Reading texts by Alain Badiou, François Laruelle, Catherine Malabou, and others, we first examine the contemporary situation, specifically how best to understand the materiality of bodies, societies, and worlds. Then, during the final three weeks of the seminar, each student will select a longer volume, from the five enumerated below, and pursue individual/group inquiry.

We treat this group of authors and texts as a divergent conversation of numerous voices, not a unified school with a single set of interests. Several themes will structure the conversation, including postfordism, materialism, identity, power, and the body. The course will benefit from a number of recent English translations, and students are encouraged to consult the original French texts if their language skills allow it.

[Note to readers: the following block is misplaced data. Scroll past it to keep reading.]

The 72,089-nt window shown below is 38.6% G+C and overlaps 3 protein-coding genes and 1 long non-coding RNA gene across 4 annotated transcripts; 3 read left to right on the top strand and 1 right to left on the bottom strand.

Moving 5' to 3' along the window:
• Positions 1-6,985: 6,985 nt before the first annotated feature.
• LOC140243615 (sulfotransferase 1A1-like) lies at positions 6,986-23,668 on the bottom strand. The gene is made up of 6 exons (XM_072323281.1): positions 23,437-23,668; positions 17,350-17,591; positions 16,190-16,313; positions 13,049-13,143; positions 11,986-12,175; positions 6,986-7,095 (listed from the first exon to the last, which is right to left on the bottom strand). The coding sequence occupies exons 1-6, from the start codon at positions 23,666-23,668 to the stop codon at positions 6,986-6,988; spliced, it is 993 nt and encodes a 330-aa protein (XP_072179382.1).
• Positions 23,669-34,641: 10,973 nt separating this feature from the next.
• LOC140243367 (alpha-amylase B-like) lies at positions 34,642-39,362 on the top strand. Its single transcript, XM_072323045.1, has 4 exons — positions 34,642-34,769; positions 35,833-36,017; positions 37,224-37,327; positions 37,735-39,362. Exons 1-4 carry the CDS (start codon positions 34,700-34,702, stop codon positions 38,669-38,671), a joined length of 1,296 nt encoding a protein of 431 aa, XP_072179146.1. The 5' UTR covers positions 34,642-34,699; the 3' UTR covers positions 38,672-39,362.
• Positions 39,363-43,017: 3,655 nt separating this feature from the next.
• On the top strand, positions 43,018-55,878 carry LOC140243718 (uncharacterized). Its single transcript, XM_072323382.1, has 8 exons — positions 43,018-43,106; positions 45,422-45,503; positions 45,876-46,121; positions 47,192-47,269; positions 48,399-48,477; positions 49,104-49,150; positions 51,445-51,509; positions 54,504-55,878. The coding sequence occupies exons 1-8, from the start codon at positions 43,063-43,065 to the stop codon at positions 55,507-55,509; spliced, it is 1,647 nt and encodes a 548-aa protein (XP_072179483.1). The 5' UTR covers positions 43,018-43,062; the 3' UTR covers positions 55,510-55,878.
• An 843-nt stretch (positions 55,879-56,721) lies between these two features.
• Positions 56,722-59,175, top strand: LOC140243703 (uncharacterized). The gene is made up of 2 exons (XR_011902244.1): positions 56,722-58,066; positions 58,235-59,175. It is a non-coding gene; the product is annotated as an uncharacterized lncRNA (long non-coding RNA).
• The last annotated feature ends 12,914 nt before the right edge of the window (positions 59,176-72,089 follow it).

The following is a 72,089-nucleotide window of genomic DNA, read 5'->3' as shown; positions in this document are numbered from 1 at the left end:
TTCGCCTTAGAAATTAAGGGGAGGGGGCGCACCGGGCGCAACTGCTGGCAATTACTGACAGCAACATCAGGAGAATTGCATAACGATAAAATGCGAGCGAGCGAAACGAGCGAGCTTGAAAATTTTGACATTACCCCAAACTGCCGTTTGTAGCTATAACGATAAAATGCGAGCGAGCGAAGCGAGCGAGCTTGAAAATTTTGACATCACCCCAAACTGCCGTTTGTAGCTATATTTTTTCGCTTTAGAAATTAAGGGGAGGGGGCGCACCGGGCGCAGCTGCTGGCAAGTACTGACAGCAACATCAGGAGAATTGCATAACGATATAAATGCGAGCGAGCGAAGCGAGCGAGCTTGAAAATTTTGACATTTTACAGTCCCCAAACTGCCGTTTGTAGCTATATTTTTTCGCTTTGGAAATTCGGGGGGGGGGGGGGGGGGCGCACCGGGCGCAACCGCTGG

Required Books

  • Alain Badiou, Manifesto for Philosophy [1989], trans. Norman Madarasz (Albany: State University of New York Press, 1999).
  • Luc Boltanski and Ève Chiapello, The New Spirit of Capitalism [1999], trans. Gregory Elliott (London: Verso, 2005).
  • Gilles Châtelet, To Live and Think Like Pigs [1998], trans. Robin Mackay (New York: Sequence/Urbanomic, 2014).
  • François Laruelle, Intellectuals and Power: The Insurrection of the Victim [L’ultime honneur des intellectuels] [2003], trans. Anthony Paul Smith (Cambridge: Polity, 2014).
  • Catherine Malabou, Ontology of the Accident: An Essay on Destructive Plasticity [2009], trans. Carolyn Shread (Cambridge: Polity, 2012).
  • Catherine Malabou, What Should We Do With Our Brain? [2004], trans. Sebastian Rand (New York: Fordham, 2008).
  • Achille Mbembe, On the Postcolony [2000], trans. A. M. Berrett, et al. (Berkeley: University of California Press, 2001).